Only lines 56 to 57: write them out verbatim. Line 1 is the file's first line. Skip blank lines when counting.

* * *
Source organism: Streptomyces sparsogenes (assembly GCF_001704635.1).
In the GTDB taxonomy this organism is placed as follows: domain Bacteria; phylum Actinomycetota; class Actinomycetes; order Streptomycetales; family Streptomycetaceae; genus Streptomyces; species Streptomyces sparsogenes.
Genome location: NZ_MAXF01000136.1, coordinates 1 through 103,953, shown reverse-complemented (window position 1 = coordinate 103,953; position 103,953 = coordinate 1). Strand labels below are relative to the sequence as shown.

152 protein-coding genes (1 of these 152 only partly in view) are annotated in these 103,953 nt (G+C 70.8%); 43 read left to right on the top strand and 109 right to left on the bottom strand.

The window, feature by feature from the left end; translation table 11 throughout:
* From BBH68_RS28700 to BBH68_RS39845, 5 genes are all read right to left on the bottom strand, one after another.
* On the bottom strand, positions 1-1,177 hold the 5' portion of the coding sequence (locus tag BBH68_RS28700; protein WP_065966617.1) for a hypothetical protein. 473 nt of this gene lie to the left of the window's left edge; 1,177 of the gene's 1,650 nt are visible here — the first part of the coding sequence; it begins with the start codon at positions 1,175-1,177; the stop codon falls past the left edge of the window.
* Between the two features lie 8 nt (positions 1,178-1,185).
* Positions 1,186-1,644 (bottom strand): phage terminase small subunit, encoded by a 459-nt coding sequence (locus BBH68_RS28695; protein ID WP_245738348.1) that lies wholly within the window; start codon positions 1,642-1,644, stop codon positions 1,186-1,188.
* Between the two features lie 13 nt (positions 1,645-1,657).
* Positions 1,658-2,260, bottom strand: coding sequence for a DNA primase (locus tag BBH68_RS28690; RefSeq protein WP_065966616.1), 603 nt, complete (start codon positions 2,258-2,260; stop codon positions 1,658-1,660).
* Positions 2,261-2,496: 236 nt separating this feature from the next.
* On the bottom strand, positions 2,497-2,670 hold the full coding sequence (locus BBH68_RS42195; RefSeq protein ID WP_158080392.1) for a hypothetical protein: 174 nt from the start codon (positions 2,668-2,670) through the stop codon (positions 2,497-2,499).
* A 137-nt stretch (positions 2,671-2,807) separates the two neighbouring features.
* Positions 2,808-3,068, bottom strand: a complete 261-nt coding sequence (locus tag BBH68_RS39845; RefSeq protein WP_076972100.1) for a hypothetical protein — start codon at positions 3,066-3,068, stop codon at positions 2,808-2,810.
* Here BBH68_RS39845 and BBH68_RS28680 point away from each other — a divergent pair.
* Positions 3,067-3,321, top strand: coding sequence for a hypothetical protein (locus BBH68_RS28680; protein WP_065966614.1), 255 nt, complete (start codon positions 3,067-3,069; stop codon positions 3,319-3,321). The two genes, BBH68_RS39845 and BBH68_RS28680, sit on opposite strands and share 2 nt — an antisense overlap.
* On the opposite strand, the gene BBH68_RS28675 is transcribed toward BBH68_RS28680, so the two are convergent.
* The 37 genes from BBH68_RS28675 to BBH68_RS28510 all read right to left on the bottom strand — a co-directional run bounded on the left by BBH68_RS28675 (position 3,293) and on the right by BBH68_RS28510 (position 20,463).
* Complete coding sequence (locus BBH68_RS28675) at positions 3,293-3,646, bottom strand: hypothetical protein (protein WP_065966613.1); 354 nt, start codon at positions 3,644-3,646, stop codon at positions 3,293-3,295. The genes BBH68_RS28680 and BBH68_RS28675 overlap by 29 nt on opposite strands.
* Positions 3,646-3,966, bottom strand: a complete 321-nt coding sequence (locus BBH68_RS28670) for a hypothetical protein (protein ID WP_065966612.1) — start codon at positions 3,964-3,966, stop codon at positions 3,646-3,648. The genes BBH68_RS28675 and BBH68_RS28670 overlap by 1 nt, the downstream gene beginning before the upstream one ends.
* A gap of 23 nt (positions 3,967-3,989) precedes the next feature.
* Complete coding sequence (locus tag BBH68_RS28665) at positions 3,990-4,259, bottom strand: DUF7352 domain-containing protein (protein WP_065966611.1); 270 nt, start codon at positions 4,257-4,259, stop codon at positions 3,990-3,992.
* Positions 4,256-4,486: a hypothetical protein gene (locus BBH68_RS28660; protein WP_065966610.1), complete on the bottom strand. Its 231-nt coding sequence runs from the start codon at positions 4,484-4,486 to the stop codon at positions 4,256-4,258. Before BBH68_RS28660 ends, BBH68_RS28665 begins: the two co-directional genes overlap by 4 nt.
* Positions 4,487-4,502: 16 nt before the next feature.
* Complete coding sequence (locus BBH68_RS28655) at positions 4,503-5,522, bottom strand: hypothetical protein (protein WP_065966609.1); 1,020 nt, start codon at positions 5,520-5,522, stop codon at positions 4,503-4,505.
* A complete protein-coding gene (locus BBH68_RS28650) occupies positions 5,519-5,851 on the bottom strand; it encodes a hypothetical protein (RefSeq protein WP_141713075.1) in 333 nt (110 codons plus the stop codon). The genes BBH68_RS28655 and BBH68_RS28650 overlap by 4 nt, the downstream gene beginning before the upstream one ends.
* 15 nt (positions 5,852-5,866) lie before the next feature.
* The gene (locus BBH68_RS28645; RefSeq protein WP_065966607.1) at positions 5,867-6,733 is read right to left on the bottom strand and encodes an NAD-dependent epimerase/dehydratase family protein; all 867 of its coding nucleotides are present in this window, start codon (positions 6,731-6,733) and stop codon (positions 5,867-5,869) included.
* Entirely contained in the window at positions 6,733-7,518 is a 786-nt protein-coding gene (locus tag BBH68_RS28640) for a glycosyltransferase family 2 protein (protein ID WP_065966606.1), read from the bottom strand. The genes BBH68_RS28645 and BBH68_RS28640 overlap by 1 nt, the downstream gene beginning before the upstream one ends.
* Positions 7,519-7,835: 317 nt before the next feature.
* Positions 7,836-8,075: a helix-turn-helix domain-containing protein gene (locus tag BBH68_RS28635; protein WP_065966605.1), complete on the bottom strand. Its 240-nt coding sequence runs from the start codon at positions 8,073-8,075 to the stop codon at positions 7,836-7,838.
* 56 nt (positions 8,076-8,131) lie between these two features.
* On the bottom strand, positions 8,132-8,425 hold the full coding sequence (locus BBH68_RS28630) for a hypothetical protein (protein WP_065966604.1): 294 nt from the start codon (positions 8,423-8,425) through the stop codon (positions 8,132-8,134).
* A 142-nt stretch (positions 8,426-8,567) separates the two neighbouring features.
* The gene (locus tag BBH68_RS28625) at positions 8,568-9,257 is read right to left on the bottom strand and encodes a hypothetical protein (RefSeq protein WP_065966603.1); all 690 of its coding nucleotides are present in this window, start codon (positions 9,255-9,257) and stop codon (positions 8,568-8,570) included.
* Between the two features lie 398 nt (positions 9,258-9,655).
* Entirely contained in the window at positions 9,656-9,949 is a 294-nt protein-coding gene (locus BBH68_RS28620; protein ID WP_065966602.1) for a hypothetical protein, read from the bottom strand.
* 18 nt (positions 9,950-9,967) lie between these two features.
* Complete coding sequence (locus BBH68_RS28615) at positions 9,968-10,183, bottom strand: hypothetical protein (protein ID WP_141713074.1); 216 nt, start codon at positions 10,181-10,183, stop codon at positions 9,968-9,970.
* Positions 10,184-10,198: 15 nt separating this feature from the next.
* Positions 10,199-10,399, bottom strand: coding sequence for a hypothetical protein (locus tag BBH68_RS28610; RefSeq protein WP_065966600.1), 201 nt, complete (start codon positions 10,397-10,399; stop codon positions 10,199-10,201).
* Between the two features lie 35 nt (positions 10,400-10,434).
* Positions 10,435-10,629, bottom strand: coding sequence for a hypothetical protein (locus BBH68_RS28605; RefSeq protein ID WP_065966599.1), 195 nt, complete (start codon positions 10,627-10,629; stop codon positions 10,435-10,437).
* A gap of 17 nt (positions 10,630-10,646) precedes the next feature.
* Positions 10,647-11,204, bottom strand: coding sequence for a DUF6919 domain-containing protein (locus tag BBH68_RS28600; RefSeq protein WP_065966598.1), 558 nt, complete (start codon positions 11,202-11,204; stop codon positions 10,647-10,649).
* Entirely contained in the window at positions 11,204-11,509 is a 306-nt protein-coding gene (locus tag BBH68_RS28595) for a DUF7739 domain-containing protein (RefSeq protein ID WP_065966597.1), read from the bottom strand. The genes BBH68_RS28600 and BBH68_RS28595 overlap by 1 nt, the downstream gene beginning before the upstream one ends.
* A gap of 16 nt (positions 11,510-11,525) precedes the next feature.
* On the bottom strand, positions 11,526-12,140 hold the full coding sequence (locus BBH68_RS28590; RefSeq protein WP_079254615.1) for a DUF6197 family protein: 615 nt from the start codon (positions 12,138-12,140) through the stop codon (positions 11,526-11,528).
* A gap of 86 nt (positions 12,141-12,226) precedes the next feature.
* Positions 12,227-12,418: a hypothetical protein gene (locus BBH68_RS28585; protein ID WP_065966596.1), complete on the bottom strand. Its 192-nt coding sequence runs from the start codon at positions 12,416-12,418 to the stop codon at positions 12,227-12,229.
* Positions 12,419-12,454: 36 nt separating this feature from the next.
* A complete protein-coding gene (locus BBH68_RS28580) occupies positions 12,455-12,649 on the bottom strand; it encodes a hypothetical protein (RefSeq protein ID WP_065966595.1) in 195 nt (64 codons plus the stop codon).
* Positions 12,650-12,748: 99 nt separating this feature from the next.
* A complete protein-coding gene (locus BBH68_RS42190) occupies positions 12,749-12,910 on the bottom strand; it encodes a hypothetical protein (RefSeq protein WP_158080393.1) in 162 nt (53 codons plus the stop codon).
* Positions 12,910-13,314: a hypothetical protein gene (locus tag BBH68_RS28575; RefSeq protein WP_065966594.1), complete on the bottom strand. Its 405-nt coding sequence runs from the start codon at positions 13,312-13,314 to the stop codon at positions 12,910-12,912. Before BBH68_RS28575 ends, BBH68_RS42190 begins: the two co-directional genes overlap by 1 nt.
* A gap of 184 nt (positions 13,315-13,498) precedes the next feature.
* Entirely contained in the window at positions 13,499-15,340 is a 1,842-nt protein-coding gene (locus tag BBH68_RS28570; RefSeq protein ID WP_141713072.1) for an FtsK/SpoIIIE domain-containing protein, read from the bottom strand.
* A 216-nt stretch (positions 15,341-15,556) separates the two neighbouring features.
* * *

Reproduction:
* Positions 12,910-13,314: a hypothetical protein gene (locus tag BBH68_RS28575; RefSeq protein WP_065966594.1), complete on the bottom strand. Its 405-nt coding sequence runs from the start codon at positions 13,312-13,314 to the stop codon at positions 12,910-12,912. Before BBH68_RS28575 ends, BBH68_RS42190 begins: the two co-directional genes overlap by 1 nt.
* A gap of 184 nt (positions 13,315-13,498) precedes the next feature.